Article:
The Failure of Capitalist Production: Underlying Causes of the Great Recession
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The recent financial crisis and Great Recession have been analysed endlessly in the mainstream and academia, but this is the first book to conclude, on the basis of in-depth analyses of official US data, that Marx’s crisis theory can explain these events.
Marx believed that the rate of profit has a tendency to fall, leading to economic crises and recessions. Many economists, Marxists among them, have dismissed this theory out of hand, but Andrew Kliman’s careful data analysis shows that the rate of profit did indeed decline after the post-World War II boom and that free-market policies failed to reverse the decline. The fall in profitability led to sluggish investment and economic growth, mounting debt problems, desperate attempts of governments to fight these problems by piling up even more debt – and ultimately to the Great Recession.
Kliman's conclusion is simple but shocking: short of socialist transformation, the only way to escape the ‘new normal’ of a stagnant, crisis-prone economy is to restore profitability through full-scale destruction of existing wealth, something not seen since the Depression of the 1930s.
the rate of profit does not have a determinate secular trend throughout the entire history of capitalism, and efforts to deduce or predict such a trend are futile. For instance, arguments that the rate of profit must trend downward in the long run, because technical progress leads to falling profit, overlook the fact that profit is only one determinant of the rate of profit. An equally important determinant of the rate of profit is the capital value that is advanced, the magnitude of which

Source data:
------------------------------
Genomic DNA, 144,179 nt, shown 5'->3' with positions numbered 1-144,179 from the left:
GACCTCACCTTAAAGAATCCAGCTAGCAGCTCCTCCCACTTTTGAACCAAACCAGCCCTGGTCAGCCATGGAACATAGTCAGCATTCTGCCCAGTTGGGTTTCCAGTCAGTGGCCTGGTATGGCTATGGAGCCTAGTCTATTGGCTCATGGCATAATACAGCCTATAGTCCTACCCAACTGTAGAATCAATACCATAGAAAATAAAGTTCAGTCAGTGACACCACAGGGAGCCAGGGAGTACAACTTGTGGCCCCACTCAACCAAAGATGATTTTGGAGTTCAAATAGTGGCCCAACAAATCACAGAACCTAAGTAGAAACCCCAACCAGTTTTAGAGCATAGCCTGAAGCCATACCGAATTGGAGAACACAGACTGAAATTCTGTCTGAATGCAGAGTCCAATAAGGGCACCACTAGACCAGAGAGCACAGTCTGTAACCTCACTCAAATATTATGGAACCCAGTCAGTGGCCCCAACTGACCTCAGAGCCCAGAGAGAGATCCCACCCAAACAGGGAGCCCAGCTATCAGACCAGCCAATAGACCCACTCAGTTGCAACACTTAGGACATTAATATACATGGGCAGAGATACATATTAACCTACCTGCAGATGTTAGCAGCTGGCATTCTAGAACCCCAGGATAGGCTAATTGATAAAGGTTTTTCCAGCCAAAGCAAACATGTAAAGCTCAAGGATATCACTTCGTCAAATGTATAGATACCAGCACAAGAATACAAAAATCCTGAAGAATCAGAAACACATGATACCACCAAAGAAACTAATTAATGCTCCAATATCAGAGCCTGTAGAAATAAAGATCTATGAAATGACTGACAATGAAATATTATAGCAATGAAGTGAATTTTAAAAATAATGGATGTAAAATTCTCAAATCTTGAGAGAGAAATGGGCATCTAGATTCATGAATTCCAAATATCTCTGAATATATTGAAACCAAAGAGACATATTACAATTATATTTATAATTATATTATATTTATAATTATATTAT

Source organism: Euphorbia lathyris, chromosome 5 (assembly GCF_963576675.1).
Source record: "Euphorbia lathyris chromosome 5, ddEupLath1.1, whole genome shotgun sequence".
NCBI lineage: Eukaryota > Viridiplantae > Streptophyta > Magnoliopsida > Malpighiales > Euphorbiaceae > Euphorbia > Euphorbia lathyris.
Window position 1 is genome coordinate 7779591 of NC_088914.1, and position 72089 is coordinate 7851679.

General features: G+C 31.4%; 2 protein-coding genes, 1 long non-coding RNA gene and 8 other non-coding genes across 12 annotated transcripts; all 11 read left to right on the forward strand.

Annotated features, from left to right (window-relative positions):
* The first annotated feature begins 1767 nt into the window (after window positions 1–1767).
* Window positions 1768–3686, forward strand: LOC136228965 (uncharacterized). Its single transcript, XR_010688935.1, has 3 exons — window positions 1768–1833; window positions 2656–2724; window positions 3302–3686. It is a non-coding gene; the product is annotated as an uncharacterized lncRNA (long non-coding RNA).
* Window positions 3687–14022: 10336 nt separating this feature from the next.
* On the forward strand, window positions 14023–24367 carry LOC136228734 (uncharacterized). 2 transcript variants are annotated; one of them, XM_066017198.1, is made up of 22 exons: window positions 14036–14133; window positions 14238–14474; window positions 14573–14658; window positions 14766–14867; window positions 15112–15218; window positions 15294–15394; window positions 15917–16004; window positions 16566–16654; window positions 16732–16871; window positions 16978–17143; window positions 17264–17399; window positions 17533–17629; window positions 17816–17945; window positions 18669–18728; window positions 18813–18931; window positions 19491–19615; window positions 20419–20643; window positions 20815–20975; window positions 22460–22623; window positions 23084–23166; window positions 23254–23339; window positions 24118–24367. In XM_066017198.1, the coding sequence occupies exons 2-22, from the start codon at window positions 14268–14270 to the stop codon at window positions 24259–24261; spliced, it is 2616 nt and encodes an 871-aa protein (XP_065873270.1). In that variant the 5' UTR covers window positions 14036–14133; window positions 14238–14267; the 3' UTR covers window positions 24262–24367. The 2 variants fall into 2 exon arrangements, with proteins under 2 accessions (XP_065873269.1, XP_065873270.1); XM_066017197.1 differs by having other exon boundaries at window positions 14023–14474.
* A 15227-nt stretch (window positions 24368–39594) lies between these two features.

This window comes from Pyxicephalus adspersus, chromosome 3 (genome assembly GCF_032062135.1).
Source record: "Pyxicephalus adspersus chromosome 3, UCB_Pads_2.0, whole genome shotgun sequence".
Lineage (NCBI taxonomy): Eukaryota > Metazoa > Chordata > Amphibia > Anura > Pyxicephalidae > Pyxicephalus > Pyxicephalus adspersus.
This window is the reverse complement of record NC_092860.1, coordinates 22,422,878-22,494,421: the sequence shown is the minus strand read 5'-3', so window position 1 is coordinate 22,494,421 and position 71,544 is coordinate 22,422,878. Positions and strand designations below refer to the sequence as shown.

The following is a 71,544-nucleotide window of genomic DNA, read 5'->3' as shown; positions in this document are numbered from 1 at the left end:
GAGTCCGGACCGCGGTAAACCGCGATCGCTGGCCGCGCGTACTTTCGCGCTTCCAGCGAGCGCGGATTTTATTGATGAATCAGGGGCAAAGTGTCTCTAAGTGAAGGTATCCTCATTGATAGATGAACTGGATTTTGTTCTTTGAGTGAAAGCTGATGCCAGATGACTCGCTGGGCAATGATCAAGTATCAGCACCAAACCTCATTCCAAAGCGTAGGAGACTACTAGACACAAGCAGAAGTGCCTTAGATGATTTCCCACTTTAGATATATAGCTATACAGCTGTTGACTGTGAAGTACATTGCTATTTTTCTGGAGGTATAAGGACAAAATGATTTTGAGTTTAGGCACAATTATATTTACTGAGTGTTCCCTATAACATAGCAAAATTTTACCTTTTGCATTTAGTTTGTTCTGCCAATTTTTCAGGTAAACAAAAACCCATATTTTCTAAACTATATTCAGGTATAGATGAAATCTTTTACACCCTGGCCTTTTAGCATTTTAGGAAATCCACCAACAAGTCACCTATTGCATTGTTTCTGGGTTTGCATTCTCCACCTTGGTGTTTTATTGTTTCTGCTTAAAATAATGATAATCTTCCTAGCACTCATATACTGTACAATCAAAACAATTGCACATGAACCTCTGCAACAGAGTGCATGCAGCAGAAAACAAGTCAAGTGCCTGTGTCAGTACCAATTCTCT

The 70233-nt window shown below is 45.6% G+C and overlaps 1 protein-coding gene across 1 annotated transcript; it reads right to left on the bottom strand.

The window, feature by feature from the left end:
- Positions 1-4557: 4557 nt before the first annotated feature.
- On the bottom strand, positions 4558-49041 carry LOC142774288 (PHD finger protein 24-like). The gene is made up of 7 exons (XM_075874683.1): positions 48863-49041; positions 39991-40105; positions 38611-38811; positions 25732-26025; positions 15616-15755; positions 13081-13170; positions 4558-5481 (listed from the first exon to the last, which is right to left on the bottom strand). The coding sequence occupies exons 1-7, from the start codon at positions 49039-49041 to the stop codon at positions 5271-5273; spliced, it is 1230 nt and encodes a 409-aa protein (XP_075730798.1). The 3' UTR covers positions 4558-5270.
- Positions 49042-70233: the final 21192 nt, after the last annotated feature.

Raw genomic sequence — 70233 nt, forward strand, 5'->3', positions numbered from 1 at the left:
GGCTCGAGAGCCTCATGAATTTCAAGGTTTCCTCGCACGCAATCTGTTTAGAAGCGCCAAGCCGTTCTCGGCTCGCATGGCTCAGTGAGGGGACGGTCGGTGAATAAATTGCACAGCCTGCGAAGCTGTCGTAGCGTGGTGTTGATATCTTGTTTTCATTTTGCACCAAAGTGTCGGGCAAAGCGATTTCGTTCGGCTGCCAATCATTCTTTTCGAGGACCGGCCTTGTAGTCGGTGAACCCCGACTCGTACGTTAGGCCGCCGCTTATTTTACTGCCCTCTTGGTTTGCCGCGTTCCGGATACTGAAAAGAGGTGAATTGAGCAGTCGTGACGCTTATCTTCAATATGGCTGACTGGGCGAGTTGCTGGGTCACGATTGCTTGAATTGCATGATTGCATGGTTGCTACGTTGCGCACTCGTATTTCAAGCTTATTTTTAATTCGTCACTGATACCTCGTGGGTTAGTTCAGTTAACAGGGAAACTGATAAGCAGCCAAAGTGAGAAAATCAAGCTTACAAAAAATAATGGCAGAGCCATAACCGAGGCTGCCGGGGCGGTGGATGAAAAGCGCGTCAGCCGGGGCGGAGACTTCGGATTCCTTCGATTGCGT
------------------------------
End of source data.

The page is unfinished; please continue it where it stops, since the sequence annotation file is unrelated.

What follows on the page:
substantial fall in inflation,” but in recent testimony before the Financial Crisis Inquiry Commission, Bernanke confirmed that fear of serious deflation was a main cause of the Fed’s easy-money policy: “The Federal Open Market Committee brought short-term interest rates to a very low level during and following the 2001 recession, in response to persistent sluggishness in the labor market and what at the time was perceived as a potential risk of deflation” (Bernanke 2010). Of course, the Fed has
rather than its servants. Divergent Trends in Profitability Although the rates of profit we considered above, which employ historical-cost valuation, did not rebound after the early 1980s, current-cost “rates of profit” did recover to some extent. Yet Figure 6.2 shows that one can conclude that the recovery was nearly complete only if one cherry picks troughs and peaks, and that there was very little recovery after 1984 in the property-income “rate of profit.”7 More than 99 percent of the
Production publication (U.S. Department of Commerce, Bureau of Economic Analysis 2003, M–30, Table B), on the resale value of 5-year-old used cars and computer equipment. Not surprisingly, whereas 5-year-old used cars were worth almost one-third of what new cars were worth, 5-year-old used personal computers and printers were worth less than 14 percent of new ones. Table 7.1 Rapid Depreciation of Computer Equipment Prepackaged software Custom software Own-account software Nuclear fuel
rebound since the Kliman T02570 01 text 8 10/10/2011 09:17 introduction 9 early 1980s, and I even wrote that “profitability has been propped up by means of a decline in real wages for most [U.S.] workers” (Kliman 2009: 51), which I believed to be an unambiguous fact. Methodology and theory greatly influence the kinds of questions one asks and the data one regards as significant, but they have no influence over the data themselves. In other words, this book is an empirical analysis, not a